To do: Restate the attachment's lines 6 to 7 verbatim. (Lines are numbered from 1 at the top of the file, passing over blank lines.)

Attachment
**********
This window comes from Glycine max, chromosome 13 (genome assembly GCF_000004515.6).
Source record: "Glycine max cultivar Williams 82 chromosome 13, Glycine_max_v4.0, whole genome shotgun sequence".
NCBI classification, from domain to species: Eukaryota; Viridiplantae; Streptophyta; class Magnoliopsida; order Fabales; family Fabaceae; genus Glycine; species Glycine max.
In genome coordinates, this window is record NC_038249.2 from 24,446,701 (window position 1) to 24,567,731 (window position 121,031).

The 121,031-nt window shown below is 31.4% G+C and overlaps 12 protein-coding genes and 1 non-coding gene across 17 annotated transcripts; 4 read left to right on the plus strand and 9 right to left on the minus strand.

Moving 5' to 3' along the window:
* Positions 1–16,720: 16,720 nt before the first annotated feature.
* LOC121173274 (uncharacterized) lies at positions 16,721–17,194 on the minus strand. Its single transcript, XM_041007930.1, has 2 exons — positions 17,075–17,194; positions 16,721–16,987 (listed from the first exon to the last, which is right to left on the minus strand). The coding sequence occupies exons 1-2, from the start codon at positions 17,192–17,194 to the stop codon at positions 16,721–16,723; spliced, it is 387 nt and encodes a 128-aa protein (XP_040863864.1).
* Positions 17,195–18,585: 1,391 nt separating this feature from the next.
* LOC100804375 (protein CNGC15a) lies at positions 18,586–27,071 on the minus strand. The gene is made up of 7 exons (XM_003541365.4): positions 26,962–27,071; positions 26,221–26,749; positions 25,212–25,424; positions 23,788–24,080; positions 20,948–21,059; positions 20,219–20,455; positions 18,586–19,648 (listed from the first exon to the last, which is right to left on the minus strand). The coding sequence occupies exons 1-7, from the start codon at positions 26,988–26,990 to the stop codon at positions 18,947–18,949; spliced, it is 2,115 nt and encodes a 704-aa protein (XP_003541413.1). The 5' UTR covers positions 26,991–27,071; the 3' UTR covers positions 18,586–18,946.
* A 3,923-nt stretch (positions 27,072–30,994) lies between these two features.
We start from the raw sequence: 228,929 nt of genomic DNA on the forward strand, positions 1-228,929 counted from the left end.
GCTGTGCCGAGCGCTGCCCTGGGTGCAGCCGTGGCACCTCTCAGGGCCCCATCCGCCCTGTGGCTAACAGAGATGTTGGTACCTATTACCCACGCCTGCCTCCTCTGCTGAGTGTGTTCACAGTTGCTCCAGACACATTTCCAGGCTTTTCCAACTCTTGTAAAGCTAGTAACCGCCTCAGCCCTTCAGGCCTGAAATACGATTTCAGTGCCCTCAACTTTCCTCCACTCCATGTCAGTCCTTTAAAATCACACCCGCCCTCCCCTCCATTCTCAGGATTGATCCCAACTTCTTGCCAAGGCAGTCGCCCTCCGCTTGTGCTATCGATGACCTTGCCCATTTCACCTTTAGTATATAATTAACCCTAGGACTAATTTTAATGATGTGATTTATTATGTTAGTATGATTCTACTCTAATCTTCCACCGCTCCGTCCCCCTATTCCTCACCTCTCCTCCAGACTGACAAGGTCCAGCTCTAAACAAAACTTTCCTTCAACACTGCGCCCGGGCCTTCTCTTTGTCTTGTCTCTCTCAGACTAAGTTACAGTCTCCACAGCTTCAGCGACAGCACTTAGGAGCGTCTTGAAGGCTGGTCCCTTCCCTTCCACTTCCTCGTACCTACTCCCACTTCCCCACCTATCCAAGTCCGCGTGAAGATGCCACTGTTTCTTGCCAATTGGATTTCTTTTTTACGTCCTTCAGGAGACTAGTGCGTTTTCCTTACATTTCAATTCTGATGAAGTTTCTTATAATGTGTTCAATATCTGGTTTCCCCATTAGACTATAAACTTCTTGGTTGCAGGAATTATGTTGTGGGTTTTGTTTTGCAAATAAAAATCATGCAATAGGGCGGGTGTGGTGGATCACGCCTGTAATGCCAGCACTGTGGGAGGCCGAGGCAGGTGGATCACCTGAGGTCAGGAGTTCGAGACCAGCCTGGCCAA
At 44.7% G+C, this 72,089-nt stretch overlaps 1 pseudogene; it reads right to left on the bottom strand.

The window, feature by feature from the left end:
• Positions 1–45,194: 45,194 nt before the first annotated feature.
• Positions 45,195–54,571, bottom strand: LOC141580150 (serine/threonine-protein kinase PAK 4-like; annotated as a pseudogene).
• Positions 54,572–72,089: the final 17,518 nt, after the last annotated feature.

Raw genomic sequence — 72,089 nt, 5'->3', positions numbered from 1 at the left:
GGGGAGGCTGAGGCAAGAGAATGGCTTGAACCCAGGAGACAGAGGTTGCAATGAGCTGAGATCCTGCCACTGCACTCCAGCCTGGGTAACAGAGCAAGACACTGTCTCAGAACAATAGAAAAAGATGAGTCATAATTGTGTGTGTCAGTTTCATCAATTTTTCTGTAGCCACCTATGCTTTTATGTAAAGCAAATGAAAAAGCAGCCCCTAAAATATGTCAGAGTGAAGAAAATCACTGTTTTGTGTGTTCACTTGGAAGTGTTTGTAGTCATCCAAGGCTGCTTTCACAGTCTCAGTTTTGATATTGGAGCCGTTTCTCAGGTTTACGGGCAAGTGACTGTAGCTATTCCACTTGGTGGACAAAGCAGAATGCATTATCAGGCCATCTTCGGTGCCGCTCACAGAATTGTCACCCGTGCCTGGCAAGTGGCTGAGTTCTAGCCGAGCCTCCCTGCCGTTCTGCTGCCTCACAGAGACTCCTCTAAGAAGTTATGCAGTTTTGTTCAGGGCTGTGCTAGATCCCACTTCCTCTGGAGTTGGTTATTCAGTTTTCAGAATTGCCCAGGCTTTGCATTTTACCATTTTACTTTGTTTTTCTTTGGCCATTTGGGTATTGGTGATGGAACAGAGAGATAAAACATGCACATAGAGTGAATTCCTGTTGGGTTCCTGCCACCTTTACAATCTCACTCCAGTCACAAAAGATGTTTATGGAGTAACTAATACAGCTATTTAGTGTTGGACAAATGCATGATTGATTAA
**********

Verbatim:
Moving 5' to 3' along the window:
* Positions 1–16,720: 16,720 nt before the first annotated feature.